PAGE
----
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Tour de France

‘Project Froome’ falls short of Tour de France as Chris Froome overlooked for GC role

Four-time Tour de France winner still holding out hope for a fifth yellow jersey, but it won't be in 2021.

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Chris Froome still believes he can win another Tour de France.

And the 36-year-old may very well defy the odds and join cycling’s most exclusive “five-win” club.

But it won’t be in 2021.

Israel Start-Up Nation made official Monday what everyone already knew: Froome will not be in condition to challenge for the yellow jersey when the 108th Tour begins June 26 in Brest.

The Israeli-backed team confirmed Michael Woods, who joined the WorldTour in 2016, as the team’s main GC leader.

Also read:

That decision marks a coming of age for Woods, and the brutal admission that “Project Froome” fell short of its goal of placing Froome in position to challenge for what could be a fifth yellow jersey this summer.

Froome sputtered and stalled all spring, and finally admitted the obvious last month after another less-than-impressive performance at the Tour de Romandie. In a video message,  Froome said his comeback is taking longer than expected and threw water on any yellow jersey aspirations in 2021.

There won’t be a fifth yellow jersey for Froome, at least not this year.

Froome is still expected to race the Tour later this month, but it will be under very different conditions than when he raced to third overall in 2018 just weeks after winning the Giro d’Italia in his final Tour appearance.

Sport director Rik Verbrugghe, speaking to a Belgian daily last week, hinted that Froome will race the Tour despite the absence of a contractual guarantee that he will start, but with an eye on honing his form for a return to full flight in time for the Vuelta a España in August.

As of Monday, Woods is the only Israel Start-Up Nation rider confirmed for the Tour. Expectations are that Dan Martin, Alex Dowsett, and André Greipel will all start.

The team will rally around Woods, who is hot off fifth overall, and the King of the Mountains jersey at the Tour de Suisse.

‘Project Froome’ still a work in progress

Woods’ official designation as GC leader is just rewards for the former middle-distance runner. Woods joined the WorldTour in 2016, right at the peak of Froome’s powers.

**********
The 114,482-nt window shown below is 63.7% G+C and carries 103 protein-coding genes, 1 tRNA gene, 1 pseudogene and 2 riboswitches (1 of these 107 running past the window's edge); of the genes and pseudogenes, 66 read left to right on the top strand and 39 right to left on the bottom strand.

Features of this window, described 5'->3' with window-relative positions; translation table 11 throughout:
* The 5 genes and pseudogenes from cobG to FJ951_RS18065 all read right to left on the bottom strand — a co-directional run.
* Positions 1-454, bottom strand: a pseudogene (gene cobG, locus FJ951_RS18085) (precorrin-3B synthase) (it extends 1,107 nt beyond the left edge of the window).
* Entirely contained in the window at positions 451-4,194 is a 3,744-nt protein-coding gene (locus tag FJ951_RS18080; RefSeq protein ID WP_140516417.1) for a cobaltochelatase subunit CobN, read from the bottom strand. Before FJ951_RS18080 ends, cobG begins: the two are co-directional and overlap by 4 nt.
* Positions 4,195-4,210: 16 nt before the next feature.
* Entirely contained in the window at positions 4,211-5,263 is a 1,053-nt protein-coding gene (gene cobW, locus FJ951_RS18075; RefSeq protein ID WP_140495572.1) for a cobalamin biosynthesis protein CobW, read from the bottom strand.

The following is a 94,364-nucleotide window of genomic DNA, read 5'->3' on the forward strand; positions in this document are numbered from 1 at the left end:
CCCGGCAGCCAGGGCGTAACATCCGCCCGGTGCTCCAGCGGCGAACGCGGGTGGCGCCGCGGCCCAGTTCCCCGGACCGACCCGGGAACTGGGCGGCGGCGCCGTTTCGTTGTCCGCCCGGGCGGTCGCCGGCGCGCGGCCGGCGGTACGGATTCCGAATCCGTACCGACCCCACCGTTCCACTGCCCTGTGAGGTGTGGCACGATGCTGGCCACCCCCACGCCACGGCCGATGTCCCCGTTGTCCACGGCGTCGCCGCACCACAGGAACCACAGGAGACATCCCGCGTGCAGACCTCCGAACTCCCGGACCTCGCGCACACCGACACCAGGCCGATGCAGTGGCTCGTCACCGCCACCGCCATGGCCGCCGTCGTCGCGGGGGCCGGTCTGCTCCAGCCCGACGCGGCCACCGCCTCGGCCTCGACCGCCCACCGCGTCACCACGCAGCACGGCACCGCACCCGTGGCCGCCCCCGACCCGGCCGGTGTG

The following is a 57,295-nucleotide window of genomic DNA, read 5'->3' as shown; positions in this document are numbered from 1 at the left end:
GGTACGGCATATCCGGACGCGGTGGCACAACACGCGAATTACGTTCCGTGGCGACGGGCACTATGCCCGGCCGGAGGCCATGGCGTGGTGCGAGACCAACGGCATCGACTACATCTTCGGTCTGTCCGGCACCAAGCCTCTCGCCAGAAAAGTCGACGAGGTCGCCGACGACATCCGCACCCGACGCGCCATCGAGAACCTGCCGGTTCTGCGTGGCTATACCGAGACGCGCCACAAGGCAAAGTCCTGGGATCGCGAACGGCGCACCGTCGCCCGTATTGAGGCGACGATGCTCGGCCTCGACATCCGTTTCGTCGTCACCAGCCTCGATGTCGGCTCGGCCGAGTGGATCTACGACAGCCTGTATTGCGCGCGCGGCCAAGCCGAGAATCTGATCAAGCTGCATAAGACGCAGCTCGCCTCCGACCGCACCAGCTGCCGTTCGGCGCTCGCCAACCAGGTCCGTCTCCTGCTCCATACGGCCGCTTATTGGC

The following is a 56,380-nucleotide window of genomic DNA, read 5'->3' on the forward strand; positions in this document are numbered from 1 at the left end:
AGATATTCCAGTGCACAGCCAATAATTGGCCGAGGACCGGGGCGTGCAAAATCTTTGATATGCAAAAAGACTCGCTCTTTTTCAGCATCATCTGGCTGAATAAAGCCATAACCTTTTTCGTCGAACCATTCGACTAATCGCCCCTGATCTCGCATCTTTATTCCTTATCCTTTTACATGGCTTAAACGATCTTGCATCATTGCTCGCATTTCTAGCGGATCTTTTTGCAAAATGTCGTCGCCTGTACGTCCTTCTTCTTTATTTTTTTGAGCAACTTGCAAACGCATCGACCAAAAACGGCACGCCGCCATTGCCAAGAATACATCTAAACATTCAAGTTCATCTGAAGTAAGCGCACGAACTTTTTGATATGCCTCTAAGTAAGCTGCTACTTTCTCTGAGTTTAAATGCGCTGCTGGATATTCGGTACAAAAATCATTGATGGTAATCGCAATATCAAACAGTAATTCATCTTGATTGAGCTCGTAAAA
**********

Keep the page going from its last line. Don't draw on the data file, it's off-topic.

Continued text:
Froome won the third of his four Tours in 2016, and flash forward five years, it’s Woods who will ride as the protected leader.

Froome is expected to play a helper role and share his racing acumen with his Canadian teammate.

https://twitter.com/chrisfroome/status/1403762174997172225

Monday’s announcement puts a temporary end to “Froome watch,” when all eyes were on the four-time winner and his progress. All spring, Froome and the team held out hope that he could deliver an encouraging performance.

In the five stage races that he started, he finished all five but never came close to riding into the top-20, let alone within podium range. His lone bright spot was riding into the day’s main breakaway during a stage at the Tour of the Alps, only to see the move reeled in by the favorites.

Also read: Chris Froome in race against time ahead of Tour

Froome continues to train and work on his rehab and insists he is getting close to regaining full strength in his injured hip and leg. Froome also seemed to be packing extra weight that he typically did not bring when he hit his season’s top goals before his crash.

Every rider who won four yellow jerseys won a fifth

Some believe Froome will never win another Tour again.

At 36, Froome’s last Tour victory came in 2017. A victory next year would make him the oldest winner of a yellow jersey, breaking the mark held by Firmin Lambot, who won at 36 years, 4 months in 1922.

Others close to Froome say he’s committed to keep fighting. With the backing of team owner Sylvan Adams, Froome can continue on his quest as long as he brings the drive and ambition.

Something in Froome’s favor: no rider has won a fourth yellow jersey without winning a fifth.

Also read: Chris Froome to criticism: ‘I’m not just going to hang it up’

In earlier interviews, Froome said he could see himself racing for another three or four seasons. That would at least give him another shot at upping his game and making one more run for yellow.

With a generation of younger riders coming up, the odds are getting longer by the month for “Project Froome.”

Whether or not Froome continues holding out hope for the future, Monday’s announcement confirms there won’t be a Hollywood ending for Froome in this year’s Tour.